Remember, if you have an Indie book you’d like one of the @$$holes to take a look at, click on your favorite reviewer’s link and drop us an email.
DESOLATION JONES #5
A lot of blanks are filled in on this issue. We get a lot of insight on just exactly what happened to our title character in the Desolation Tests that he endured to make him the man he is today, and it sure as hell ain't pretty. Forced to remain awake for an entire year while experimented on, injected with all sorts of chemicals and god knows what all the while, it's no wonder the character is as messed up as he is. Plus a lot of developments in the present tense as Jones starts to piece together all the details in his case to find his employer’s missing Hitler Porn, and the real case behind it all. It's all laid out very well, and is actually a nicely tied up little "mystery". This book is equal parts sad, tragic, funny and violent, and it all looks beautiful under the pencil of Mr. J.H. Williams III. I can't wait to see how this arc wraps up. - Humphrey
DAUGHTERS OF THE DRAGON #1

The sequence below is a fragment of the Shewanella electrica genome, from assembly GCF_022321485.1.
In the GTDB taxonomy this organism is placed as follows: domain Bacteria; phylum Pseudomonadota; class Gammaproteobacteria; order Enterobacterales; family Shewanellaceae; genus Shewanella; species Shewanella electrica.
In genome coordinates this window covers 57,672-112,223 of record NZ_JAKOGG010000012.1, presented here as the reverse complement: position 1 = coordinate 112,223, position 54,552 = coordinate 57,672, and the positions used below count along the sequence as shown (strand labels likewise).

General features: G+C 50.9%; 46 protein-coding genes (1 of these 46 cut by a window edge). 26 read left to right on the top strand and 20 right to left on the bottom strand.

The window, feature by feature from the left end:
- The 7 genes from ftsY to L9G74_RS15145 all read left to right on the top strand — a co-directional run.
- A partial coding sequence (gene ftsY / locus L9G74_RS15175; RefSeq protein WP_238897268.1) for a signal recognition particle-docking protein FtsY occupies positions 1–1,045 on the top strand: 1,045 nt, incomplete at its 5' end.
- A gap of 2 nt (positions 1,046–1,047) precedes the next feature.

Superheroic bail bondswomen. Wow. My only other experience with this profession comes from multiple viewings of JACKIE BROWN, but the idea of mixing the world of bail bondsmen and superheroes is one of those ideas that make you hit your head and say “Why the hell didn’t I think of that?” This miniseries (written by the same writing team that brings us the truly great JONAH HEX series and the truly underrated HAWKMAN series) may be one of my most favorite concepts to come from Marvel in a while. Misty Knight and Colleen Wing were super cool back in the POWER MAN & IRON FIST days, but the coolness factor has been amped up to 11 with this issue. Sure, you could see this as Marvel’s version of BIRDS OF PREY, but it’s a version with an original concept and cool characters attached to it, so I don’t mind. The back-and-forthings between Wing and Knight are great. The battle with the Rhino is even better. And Khari Evans and Palmiotti’s art makes the two ladies look scrum-dilly-icious. This is yet another pleasant surprise from Marvel. Check it out. - Bug